When they are babies and you decide to go to the supermarket, the dreaded leaky nappy on the way throws that idea out of the window. As they are older, a massive tantrum in the middle of soft play, resulting in their immediate removal, scuppers that coffee with a friend and their kids.
Now, it's generally only if they are poorly or 'not in the mood' that can throw a plan off course. But of course it does happen.
What I love about what that taught me in their early years was that it is really important not to be so rigid and plan for every eventuality. It's important to have direction but to be flexible enough to 'go with the flow' and not to get stressed if things don't go to plan. All you can do is work with what you have today. Yesterday is gone and it's great to learn from and we have no idea what tomorrow will bring, so no point worrying about it too much.
I love plans. I love goals. I love having a vision to work towards for my life and my business, but I absolutely accept that it might not go as planned; that something may happen tomorrow which makes me re-evaluate all my priorities; that other opportunities might present themselves.
My children love to know what is coming next but they will not flinch if I suddenly decide to change where we are having tea or veer off on the school run to go to the park instead of straight home. In fact they will see it as an adventure, exciting, out of the ordinary.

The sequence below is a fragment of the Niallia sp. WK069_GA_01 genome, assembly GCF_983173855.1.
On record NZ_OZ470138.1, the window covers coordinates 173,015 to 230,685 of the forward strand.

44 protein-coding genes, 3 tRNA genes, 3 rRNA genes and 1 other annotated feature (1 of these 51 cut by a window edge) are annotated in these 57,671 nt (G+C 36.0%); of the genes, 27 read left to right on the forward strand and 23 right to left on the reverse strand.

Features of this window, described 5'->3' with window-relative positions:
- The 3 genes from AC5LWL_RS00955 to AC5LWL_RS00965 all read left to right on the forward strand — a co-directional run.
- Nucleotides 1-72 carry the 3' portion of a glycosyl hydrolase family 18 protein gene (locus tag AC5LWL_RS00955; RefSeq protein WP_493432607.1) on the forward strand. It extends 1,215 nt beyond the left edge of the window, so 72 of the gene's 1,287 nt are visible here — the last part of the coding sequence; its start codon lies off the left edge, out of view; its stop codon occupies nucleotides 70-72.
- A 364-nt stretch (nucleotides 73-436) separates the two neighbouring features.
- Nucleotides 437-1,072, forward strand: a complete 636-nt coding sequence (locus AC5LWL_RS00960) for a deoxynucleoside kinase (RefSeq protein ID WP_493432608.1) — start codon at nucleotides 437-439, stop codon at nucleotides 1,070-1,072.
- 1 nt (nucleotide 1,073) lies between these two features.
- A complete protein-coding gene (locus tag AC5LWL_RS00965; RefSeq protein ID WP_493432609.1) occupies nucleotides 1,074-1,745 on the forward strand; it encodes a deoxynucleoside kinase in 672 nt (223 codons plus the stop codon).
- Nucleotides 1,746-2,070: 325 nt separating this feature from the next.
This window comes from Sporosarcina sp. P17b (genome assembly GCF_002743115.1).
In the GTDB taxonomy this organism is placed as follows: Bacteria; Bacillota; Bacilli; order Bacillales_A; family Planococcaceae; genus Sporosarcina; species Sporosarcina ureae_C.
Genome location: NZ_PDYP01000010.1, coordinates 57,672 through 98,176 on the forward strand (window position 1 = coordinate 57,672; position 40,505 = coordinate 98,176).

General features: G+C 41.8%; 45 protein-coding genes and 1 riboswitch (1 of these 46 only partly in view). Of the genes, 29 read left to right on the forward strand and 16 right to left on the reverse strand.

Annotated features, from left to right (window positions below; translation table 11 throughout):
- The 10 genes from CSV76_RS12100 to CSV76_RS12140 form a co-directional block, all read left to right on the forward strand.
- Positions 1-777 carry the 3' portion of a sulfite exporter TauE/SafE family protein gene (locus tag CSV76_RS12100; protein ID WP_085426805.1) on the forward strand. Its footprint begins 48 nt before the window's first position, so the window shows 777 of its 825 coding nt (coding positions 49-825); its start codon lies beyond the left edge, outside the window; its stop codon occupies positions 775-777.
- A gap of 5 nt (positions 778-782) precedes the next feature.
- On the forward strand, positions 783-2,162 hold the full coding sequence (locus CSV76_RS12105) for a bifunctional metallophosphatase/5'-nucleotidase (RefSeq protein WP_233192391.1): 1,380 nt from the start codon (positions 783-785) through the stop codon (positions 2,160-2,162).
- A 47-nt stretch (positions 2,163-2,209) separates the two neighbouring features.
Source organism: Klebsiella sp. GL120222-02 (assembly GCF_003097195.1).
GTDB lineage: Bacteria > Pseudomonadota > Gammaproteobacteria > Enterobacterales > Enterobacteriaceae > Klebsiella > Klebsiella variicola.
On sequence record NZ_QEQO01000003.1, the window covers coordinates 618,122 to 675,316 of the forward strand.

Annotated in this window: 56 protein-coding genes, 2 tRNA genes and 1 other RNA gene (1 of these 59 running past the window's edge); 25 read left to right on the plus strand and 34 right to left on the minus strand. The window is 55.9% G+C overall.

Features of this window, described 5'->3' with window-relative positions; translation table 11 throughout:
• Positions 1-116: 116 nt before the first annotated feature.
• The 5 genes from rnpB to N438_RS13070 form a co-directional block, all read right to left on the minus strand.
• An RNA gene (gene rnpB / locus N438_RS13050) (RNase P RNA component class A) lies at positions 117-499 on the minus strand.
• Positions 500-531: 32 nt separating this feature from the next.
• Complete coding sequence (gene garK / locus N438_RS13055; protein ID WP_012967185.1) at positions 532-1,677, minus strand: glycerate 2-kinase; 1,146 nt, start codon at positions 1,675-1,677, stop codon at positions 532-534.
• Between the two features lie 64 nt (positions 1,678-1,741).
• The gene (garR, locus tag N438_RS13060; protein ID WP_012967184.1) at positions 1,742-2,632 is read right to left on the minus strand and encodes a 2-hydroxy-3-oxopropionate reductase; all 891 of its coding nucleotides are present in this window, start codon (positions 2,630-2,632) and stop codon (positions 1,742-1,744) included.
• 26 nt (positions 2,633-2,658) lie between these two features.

So yes plan, have goals and a mission but above all be flexible on how you get there. It'll make the journey a lot more exciting and happier.
4. Show your love and appreciation
Many times over the holiday I witnessed random acts of kindness and affection from my children. (I also witnessed wrestle mania and the use of the words 'fat gob' (a new one!) and 'shut it' but that's another blog!)
My eldest and I had a lovely couple of hours, despite her fevered brow and painful kidneys, just cuddling and being cosy. (Silver lining of UTI.)
My youngest came back from Spaceport with a lovely little notebook I'd not let my eldest have the previous visit (because she'd gone over her budget already. What?!).
My eldest ran to the door to greet her dad with a massive hug one night when he came home looking weary. You should have seen the smile on his gorgeous face. The list goes on.